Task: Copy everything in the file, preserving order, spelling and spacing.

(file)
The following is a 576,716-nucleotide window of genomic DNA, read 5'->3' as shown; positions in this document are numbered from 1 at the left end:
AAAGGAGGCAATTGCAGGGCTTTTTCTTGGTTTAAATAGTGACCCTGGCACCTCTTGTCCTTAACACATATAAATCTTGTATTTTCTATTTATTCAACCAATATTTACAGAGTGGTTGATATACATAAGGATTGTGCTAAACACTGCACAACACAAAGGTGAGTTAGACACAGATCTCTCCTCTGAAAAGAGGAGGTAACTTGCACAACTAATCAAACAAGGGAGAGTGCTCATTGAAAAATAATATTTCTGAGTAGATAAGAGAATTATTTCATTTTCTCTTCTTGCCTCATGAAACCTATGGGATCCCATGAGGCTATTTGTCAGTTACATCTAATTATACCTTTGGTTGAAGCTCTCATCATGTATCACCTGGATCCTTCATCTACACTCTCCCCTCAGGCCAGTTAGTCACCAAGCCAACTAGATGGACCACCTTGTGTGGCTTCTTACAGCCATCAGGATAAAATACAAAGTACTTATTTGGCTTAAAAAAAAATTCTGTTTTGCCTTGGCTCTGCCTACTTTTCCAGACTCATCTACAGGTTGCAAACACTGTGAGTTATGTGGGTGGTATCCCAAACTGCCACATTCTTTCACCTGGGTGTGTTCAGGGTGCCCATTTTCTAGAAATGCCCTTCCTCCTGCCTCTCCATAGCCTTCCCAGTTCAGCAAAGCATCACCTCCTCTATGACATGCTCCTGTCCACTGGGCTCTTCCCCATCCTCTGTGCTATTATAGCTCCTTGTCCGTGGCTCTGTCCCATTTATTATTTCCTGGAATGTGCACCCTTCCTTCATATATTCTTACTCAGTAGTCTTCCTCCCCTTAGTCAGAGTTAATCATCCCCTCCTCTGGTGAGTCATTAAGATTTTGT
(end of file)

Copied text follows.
The following is a 576,716-nucleotide window of genomic DNA, read 5'->3' as shown; positions in this document are numbered from 1 at the left end:
AAAGGAGGCAATTGCAGGGCTTTTTCTTGGTTTAAATAGTGACCCTGGCACCTCTTGTCCTTAACACATATAAATCTTGTATTTTCTATTTATTCAACCAATATTTACAGAGTGGTTGATATACATAAGGATTGTGCTAAACACTGCACAACACAAAGGTGAGTTAGACACAGATCTCTCCTCTGAAAAGAGGAGGTAACTTGCACAACTAATCAAACAAGGGAGAGTGCTCATTGAAAAATAATATTTCTGAGTAGATAAGAGAATTATTTCATTTTCTCTTCTTGCCTCATGAAACCTATGGGATCCCATGAGGCTATTTGTCAGTTACATCTAATTATACCTTTGGTTGAAGCTCTCATCATGTATCACCTGGATCCTTCATCTACACTCTCCCCTCAGGCCAGTTAGTCACCAAGCCAACTAGATGGACCACCTTGTGTGGCTTCTTACAGCCATCAGGATAAAATACAAAGTACTTATTTGGCTTAAAAAAAAATTCTGTTTTGCCTTGGCTCTGCCTACTTTTCCAGACTCATCTACAGGTTGCAAACACTGTGAGTTATGTGGGTGGTATCCCAAACTGCCACATTCTTTCACCTGGGTGTGTTCAGGGTGCCCATTTTCTAGAAATGCCCTTCCTCCTGCCTCTCCATAGCCTTCCCAGTTCAGCAAAGCATCACCTCCTCTATGACATGCTCCTGTCCACTGGGCTCTTCCCCATCCTCTGTGCTATTATAGCTCCTTGTCCGTGGCTCTGTCCCATTTATTATTTCCTGGAATGTGCACCCTTCCTTCATATATTCTTACTCAGTAGTCTTCCTCCCCTTAGTCAGAGTTAATCATCCCCTCCTCTGGTGAGTCATTAAGATTTTGT